“This incremental investment in Flat Rock Assembly Plant comes from $1.6 billion the company previously had planned to invest in a new plant in Mexico,” said Ford in a statement.

“I am thrilled that we have been able to secure additional UAW-Ford jobs for American workers,” said Jimmy Settles, UAW vice president, National Ford Department. “The men and women of Flat Rock Assembly have shown a great commitment to manufacturing quality products, and we look forward to their continued success with a new generation of high-tech vehicles.”

Ford also said the $700 million is part of a previously announced $4.5 billion investment in “electrified vehicles” – a catchall term that includes hybrids, plug-in hybrids, and all-electric vehicles. Ford is expanding also into the mobility business, as it seeks to reinvent itself for new markets forecasted for growth in years ahead.

Other global models on the confirmed roster include a plug-in hybrid Transit Custom van, and “a high-volume autonomous vehicle designed for commercial ride hailing or ride sharing, starting in North America.”

This is to be a hybrid, and debut in 2021.

A couple other electrified vehicles confirmed today are hybrid police pursuit vehicles – meaning these will not be slow hybrids. One is to be built in Chicago, Ford notes without saying where the other is to be produced.

Electrified and Mobility Company

Ford added it is utilizing some of its many patents derived over the past two decades working on electrified vehicles for the new plug-in SUV, F-150, Mustang and more new vehicles.

“Ford’s global EV strategy is to build on our strengths,” said Raj Nair, executive vice president, Product Development, and chief technical officer. “While some others seem to be focused on marketing claims and numbers, we’re focused on providing customers even more of what they love about their Ford vehicles. This means more capability for trucks, more productivity for commercial vehicles and more performance for sports cars – plus improved fuel economy.”

SEE ALSO: Ford Leverages Its Past and Present Toward a Mobility Solutions Future

Nair did not spell out who among its competitors are more “focused on marketing claims and numbers” but to its credit, it is making sizable commitments to future product.

By contrast,. General Motors has played its hand closer to its chest. It has not announced a hybrid truck or Camaro, for example, nor has it announced an electric SUV in the works.

2017 Ford Transit Connect Hybrid Taxi Prototype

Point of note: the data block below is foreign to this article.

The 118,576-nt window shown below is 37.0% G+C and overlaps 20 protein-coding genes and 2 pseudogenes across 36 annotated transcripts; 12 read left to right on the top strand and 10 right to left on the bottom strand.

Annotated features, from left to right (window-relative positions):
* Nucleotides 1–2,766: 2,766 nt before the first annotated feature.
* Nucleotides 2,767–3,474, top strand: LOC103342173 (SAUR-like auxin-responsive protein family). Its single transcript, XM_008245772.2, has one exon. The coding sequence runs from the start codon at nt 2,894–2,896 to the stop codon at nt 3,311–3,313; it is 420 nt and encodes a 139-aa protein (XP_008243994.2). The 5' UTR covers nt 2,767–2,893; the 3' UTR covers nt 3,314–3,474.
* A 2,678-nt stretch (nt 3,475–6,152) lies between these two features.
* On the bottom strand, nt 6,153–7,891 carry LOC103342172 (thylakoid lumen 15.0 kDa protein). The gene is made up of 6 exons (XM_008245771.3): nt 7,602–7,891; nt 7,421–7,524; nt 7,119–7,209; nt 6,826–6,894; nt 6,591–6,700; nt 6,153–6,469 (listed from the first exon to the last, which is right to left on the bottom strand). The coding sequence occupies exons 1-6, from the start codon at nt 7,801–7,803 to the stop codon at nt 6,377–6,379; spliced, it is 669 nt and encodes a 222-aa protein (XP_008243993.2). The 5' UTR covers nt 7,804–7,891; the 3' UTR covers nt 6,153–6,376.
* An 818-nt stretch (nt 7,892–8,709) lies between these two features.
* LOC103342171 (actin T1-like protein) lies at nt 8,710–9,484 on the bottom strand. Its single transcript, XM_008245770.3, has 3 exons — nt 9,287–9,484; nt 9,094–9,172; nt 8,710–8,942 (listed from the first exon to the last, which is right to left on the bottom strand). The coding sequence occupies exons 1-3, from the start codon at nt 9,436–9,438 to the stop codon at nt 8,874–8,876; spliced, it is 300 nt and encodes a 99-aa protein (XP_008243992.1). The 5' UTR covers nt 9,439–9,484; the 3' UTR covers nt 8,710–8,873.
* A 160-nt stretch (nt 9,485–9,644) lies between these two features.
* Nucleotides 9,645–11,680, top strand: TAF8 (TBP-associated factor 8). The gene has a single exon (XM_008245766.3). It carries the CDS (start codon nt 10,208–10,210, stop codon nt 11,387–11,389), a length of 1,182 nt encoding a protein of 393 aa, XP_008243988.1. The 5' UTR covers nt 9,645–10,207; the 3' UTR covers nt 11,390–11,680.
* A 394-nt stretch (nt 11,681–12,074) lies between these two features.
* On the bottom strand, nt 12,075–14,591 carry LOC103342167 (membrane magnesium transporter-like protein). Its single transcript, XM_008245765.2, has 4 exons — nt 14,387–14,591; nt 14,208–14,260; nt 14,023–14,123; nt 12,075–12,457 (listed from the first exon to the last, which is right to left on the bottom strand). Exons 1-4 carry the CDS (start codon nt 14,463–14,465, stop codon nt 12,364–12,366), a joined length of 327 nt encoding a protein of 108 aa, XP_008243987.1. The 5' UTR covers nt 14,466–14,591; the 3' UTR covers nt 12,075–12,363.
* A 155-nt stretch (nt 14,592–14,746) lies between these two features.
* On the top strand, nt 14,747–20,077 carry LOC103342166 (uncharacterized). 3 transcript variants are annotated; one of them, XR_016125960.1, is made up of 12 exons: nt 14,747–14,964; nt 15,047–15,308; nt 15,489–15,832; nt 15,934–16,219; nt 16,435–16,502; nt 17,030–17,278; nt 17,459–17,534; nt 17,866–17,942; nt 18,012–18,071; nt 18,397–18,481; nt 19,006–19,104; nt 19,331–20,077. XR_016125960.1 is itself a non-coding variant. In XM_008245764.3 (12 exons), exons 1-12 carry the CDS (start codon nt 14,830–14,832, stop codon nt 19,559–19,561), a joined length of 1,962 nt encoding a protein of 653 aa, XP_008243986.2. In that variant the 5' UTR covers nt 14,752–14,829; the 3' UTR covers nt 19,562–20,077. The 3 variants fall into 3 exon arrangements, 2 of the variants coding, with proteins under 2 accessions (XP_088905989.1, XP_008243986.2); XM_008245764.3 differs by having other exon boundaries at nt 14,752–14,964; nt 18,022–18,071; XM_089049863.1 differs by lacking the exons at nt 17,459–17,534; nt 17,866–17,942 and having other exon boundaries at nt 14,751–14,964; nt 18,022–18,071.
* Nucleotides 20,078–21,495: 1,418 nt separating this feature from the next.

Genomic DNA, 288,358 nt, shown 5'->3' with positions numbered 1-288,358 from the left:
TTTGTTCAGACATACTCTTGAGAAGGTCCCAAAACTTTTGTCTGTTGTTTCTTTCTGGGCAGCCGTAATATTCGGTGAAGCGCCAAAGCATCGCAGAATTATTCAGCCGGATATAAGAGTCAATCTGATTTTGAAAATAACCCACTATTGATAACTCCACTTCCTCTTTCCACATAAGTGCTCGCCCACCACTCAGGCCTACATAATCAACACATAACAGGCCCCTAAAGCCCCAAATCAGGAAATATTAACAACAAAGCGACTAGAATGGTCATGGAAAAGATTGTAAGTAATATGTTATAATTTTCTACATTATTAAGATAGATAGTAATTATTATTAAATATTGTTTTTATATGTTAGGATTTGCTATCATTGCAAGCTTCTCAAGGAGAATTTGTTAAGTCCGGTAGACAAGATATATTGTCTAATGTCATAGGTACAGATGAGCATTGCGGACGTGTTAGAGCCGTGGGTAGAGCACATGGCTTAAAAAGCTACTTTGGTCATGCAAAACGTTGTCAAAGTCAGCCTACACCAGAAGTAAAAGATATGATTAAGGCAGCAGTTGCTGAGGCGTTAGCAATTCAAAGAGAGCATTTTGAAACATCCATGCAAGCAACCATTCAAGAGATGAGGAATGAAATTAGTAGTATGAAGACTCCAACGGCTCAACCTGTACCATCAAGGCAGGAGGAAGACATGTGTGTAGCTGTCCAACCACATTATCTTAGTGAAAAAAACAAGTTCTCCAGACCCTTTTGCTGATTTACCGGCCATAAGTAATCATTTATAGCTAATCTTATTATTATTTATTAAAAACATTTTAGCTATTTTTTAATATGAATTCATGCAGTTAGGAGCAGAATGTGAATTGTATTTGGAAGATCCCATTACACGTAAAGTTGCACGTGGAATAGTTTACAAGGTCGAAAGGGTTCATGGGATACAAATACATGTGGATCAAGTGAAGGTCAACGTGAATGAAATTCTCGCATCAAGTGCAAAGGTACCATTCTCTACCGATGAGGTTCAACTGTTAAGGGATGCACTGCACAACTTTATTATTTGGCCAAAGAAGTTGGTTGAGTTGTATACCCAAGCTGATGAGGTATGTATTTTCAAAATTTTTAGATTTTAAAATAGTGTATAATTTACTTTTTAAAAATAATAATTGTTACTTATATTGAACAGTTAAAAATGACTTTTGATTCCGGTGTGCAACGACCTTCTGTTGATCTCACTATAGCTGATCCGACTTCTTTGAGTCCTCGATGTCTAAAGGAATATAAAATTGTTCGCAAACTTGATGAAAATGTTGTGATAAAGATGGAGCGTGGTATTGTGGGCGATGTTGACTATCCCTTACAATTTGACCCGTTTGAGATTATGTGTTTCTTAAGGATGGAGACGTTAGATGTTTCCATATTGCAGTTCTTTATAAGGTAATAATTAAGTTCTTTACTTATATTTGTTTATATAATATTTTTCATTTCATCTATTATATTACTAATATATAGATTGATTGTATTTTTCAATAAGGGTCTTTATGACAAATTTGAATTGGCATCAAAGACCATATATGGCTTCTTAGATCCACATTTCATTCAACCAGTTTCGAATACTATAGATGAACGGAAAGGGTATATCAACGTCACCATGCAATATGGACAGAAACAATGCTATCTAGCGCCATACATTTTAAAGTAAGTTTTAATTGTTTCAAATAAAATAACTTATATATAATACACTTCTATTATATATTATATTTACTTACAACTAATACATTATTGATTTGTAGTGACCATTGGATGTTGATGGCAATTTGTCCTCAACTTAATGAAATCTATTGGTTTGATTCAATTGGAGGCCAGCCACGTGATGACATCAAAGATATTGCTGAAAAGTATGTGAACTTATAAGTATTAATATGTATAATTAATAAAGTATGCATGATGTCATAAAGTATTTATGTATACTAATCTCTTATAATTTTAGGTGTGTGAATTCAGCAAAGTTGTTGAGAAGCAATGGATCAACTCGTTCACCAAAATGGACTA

Ford also observed today it’s at work on testing new EV technology in Europe, and its Transit Custom plug-in hybrid will be on the road later this year, along with a new set of mobility services, telematics and connectivity solutions.

These go along with a fleet of 20 Transit Connect hybrid taxi and van prototypes in New York and other major U.S. cities.

EV-Focused

Ford is yet holding some card of its own close to its chest, and while broader EV plans are still a secret, it is saying that it is planning for more.

The company for example touts a new suite of services to make EVs more user friendly, and also unlike GM, it signed a memorandum of understanding to build an ultra-fast charging network in Europe. For that network, about 400 sites in Europe are initially planned.

By 2020, consumers should have access to thousands of high-powered charging points,” said Ford.

And, beyond that, the company says it is preparing for more and studying what data it can.

Among 33,000 Ford EV owners that have made 58 million unique trips, Ford has learned:

◦ 88 percent of customers’ habitual daily driving distance is 60 miles or less. For plug-in hybrids, the average refueling distance is 680 miles, making gas station trips rare
◦ Customers want as much electric range as possible, but range anxiety drops over time as they become more comfortable and familiar with the technology
◦ 80 percent of Ford EV customers charge once a day; 60 percent during evenings
◦ Ford EV customers collectively have plugged in their vehicles a total of 9.4 million nights

And, said Ford, “an overwhelming majority of Ford EV owners expect to replace their current EV with a new one, additional Ford research shows.”

◦ 92 percent of battery electric car customers say they will purchase another battery electric vehicle as their next purchase
◦ 87 percent of plug-in hybrid customers want another plug-in for their next vehicle